It's long been known that epidemiology and economics are related to each other. Richer countries can afford good sanitation, vaccination, comprehensive and high quality health care and so on. This all comes together in the well known phenomenon of epidemiological transition: where the risk of infectious diseases and infant mortality declines with better public health and other services, while the risk of non-communicable and diseases of old age tends to increase with greater sedentary lifestyles and increasing lifespans. But so far this has just been an historical observation. What we really need is some way of quantitatively developing a robust method to FORECAST what will happen, and not just for the very ill-defined cluster of infectious diseases or diseases of old age, but for specific conditions. So, that's the problem. What's the solution? Well the obvious place to start is to amass a wealth of epidemiological data for a particular disease and the corresponding economic data that measures development status of the susceptible population. So, data on the risk of dementia in Nigeria in 1990, coupled with the Nigerian GDP per capita in the same year, for example. Do this for enough countries and we have a dataset that's meta-analyzable. Sure there's bound to be outliers, but get enough variance of the right kind into mix and we should get a correlation between GDP per capita and disease risk.
Here's the rub: there is no single study that reports the epidemiological component of such a dataset. There are global systematic reviews of course, but these tend to be bedeviled by problems in multiple disease definitions, variable case detection methods, and different selected age groups. And this is assuming they're all of the same methodological quality and community-based of course (studies concerning the metabolic health of Thai monks would not be welcome). But there are a few, albeit very select and overlapping (in terms of risk factors), diseases where such data may be available. The WHO for example recently published results from the 2010 Global Burden of Disease survey. Unfortunately, results are grouped by WHO region, which reduces statistical power substantially (not to mention making it cumbersome to calculate the aggregated GDP per capita), but the data from previous versions are also available, and in some cases may also be published out in a systematic review containing country-specific information.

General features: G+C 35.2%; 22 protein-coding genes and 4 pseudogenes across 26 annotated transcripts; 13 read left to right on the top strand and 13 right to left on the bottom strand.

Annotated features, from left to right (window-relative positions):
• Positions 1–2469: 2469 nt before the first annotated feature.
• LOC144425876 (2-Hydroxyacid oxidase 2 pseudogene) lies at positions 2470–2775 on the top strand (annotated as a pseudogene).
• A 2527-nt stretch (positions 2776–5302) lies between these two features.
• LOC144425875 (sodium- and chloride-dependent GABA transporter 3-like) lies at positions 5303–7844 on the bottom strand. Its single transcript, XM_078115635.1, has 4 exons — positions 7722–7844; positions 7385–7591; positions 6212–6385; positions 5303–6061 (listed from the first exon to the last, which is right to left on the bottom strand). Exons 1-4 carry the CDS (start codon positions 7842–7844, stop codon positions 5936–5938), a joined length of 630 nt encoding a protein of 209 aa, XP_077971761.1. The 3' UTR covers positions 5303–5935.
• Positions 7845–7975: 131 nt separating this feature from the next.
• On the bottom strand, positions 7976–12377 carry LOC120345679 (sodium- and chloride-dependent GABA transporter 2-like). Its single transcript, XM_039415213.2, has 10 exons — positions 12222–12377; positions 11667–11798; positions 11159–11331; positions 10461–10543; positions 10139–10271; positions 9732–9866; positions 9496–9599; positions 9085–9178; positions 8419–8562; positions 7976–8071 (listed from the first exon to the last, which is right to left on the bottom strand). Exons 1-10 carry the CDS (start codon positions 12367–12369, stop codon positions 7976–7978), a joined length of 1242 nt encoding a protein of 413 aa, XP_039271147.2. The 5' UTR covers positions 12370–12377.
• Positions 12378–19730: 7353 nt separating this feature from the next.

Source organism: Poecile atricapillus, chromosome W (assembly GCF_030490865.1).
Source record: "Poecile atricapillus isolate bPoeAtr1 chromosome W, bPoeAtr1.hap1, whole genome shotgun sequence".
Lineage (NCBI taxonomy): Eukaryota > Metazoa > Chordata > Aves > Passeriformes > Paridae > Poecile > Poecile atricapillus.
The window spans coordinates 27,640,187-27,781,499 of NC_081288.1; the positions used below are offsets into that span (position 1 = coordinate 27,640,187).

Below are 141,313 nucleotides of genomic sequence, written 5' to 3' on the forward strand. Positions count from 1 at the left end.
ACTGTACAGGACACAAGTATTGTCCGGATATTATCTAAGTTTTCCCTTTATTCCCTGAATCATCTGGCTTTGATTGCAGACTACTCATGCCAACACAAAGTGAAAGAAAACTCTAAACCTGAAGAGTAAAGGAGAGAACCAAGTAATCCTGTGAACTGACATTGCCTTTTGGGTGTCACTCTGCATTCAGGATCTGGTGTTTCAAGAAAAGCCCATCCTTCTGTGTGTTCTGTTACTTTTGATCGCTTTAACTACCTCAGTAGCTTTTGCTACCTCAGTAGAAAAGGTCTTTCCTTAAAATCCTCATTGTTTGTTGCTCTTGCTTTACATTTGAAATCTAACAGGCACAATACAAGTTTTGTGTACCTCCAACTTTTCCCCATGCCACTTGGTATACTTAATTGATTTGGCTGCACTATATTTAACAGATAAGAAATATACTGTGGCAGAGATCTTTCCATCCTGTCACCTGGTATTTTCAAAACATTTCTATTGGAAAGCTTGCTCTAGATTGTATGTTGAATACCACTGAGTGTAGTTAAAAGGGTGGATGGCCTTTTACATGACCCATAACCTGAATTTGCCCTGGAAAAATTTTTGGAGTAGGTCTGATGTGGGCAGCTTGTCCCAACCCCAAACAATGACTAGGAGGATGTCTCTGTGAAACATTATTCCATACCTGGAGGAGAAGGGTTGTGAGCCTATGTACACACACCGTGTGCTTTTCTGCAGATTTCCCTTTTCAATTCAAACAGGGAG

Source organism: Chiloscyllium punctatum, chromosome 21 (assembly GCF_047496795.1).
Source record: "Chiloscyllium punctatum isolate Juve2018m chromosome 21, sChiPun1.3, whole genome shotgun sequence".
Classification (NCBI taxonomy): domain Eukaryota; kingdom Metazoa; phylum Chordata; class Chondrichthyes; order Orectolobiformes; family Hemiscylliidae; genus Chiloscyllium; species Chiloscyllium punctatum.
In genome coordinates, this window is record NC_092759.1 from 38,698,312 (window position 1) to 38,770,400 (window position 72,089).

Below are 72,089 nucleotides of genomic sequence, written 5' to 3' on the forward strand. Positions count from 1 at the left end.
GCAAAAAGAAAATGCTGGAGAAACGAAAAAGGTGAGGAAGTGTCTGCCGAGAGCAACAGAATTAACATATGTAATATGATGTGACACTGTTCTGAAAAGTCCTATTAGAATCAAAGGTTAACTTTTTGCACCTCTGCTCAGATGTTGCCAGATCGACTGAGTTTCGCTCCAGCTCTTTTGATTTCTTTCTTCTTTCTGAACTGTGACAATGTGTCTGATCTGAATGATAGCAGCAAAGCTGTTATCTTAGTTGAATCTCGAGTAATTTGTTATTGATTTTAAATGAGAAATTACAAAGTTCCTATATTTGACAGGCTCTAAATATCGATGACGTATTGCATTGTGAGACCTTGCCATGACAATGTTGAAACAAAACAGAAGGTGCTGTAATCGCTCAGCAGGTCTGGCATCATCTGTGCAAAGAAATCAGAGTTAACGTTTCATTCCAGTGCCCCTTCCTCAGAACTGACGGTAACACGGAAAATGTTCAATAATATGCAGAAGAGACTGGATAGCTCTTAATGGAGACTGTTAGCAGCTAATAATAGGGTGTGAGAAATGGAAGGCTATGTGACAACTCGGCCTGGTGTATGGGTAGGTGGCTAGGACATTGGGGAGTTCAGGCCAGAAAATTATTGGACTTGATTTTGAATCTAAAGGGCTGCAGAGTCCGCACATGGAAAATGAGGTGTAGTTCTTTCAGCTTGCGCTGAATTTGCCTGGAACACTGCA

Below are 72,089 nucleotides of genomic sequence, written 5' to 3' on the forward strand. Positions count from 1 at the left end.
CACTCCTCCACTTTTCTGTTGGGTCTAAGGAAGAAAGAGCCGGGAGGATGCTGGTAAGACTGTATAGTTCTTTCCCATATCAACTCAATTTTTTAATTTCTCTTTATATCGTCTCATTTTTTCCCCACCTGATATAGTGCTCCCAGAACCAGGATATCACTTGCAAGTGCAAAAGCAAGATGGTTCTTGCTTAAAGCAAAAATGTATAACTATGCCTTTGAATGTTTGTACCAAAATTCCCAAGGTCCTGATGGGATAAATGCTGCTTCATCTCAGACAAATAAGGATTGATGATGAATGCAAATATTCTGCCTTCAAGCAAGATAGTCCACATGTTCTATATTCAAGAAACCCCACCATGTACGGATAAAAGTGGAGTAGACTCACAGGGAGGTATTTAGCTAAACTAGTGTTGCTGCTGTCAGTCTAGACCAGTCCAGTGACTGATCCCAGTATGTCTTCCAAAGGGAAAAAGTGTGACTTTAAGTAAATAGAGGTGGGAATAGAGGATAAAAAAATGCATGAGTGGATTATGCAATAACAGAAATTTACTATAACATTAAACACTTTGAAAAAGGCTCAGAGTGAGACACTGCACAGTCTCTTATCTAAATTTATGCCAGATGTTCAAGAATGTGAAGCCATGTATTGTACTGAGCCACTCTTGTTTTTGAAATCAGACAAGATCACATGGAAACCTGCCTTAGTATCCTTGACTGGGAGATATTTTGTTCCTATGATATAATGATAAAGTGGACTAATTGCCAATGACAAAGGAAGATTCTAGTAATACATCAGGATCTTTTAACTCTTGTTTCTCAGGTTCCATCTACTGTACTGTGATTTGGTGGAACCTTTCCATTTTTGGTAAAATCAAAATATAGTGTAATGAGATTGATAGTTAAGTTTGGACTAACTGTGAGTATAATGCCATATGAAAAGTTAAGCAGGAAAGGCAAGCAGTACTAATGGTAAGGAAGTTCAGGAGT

The WHO also maintains a global mortality database, which reports disease-specific mortality for some diseases across multiple countries. True mortality is not the same as incidence or prevalence, but for a few diseases where the mortality:incidence ratio is pretty stable between different levels of economic development and the cause of death is not open to interpretation (stroke may be a good example here), it could be a suitable proxy.
There's also the Diabetes Atlas published by the IDF, which gives diabetes prevalence country-by-country with downloadable data. But be warned: the IDF fills in countries with missing data using geospatial extrapolation (using the prevalence reported in neighbouring countries). This may be okay for some purposes but artificially inflates the sample size for the purposes of correlating global GDP per capita with disease risk (or in this case, prevalence).
Possibly the most exciting and comprehensive source of global, standardized and reliable data on disease risk if afforded by the various Cancer Incidence in 5 Continents series of data aggregations published by IARC. Using downloaded data it's possible to perform a GDP-incidence correlation on pretty much any tumour even the rare ones. This is what we've been doing over the last 12 months or so. The results, They're surprising and appear to be also robust. Does cancer risk always increase with GDP. Pretty much yes, but not always. The most surprising correlations we get are in those cases where there are few or no strong or well-established risk factors for a disease (I'm ignoring age as a risk factor here of course the IARC data is age-standardized). Take leukemia. Sure there are things like radiation exposure that are well-established risk factors. But the frequency of excessive exposure to radiation (the stuff that occurs naturally; exposure associated with healthcare would be accounted for in any GDP correlation most likely) is almost certainly highly concentrated geographically within small areas, and in any case would not be strongly associated with GDP. Below is a chart showing the correlation with leukemia (note the correlation works with the log of GDP per capita otherwise it's difficult to visually detect).